Fox presented the “iHeart Radio Living Room Concert For America” on March 29. The event, which was hosted by Elton John, not only featured performances from artists such as Mariah Carey and Sam Smith, but also displayed how a selection of medical professionals are feeling in regards to the increased necessity of their services.

CBS hosted an intimate concert experience featuring Garth Brooks and his wife, Trisha Yearwood, on April 1. The couple hosted the broadcast on Facebook Live as well, repeatedly crashing the website while taking song requests for the special.

The broadcast organization also hosted James Corden‘s “Homefest: A Late Late Show Special,” a living room concert special which featured K-pop band BTS, Dua Lipa and various other performers. Will Ferrell was a highlight of the production, coming up with songs to sing while washing your hands.

“One World: Together At Home Concert,” a global benefit put on in collaboration between Global Citizen and Lady Gaga, aired on ABC, CBS, NBC and online April 18. The concert, which presented performances by Paul McCartney, The Rolling Stones and a variety of others, including Gaga herself, raised over $127.9 million in support of the fight against the COVID-19 outbreak.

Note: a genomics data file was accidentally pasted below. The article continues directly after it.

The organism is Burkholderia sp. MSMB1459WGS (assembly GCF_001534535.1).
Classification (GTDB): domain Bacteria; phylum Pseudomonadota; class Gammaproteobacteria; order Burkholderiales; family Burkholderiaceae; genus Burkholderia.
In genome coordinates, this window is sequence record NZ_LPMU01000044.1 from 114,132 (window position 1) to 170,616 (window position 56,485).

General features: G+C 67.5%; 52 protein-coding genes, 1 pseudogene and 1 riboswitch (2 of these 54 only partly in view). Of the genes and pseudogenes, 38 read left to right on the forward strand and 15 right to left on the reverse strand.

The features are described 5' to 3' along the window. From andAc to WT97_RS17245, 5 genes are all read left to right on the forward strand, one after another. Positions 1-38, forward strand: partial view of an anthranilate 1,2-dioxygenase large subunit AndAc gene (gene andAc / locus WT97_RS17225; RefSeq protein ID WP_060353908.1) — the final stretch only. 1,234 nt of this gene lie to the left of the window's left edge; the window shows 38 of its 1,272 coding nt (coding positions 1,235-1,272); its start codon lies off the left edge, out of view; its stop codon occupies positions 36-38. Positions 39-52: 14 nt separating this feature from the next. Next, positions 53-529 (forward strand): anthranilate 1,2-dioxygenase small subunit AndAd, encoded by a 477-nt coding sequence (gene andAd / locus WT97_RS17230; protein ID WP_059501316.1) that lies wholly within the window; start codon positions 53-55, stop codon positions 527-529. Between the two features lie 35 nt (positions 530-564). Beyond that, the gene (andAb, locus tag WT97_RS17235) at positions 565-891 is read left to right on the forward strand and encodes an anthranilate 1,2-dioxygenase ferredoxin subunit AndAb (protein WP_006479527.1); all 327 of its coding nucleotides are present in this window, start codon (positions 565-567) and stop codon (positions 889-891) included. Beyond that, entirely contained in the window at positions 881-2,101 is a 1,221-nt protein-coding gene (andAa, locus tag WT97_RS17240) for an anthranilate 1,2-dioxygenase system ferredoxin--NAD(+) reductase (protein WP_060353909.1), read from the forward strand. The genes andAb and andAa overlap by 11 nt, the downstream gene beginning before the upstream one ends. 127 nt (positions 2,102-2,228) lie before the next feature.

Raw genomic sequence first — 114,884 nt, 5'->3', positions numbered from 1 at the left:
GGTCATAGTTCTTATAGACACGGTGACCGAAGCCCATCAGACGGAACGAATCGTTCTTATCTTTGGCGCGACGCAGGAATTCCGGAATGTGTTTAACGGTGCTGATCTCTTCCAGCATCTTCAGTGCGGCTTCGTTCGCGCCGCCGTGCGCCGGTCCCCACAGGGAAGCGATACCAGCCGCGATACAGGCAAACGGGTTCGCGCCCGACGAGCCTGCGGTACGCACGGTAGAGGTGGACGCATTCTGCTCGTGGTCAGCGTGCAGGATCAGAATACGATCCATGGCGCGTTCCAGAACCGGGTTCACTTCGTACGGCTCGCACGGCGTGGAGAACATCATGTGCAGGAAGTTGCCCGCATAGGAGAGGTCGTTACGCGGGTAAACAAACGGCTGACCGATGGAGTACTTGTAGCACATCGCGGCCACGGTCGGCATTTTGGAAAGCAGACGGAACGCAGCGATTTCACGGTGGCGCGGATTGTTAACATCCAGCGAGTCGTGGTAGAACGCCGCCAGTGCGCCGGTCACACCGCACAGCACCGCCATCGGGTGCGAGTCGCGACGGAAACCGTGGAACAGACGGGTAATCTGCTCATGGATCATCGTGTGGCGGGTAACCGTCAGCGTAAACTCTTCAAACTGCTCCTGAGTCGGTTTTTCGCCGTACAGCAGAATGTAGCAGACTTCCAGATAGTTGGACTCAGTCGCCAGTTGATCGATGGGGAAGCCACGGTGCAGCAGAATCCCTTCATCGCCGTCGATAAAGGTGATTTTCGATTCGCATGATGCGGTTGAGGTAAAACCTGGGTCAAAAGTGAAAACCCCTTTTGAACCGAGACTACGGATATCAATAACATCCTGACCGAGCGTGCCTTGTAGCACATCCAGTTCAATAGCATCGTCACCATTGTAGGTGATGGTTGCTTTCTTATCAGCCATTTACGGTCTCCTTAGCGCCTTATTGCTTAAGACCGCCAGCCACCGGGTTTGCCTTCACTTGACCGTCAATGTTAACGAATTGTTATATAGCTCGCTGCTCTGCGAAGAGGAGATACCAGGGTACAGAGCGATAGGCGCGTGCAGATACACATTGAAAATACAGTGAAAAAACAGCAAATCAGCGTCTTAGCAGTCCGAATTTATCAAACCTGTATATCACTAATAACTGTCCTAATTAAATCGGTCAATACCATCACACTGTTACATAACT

MTV has moved its acclaimed “Unplugged” programming online with “MTV Unplugged At Home,” a new series that promotes social distancing by broadcasting performances by artists from the comfort of their homes. The series, which kicked off with performances from Jewel, Wyclef Jean and Finneas, promises episodes with Monsta X, Bazzi, JNCO and more in the future.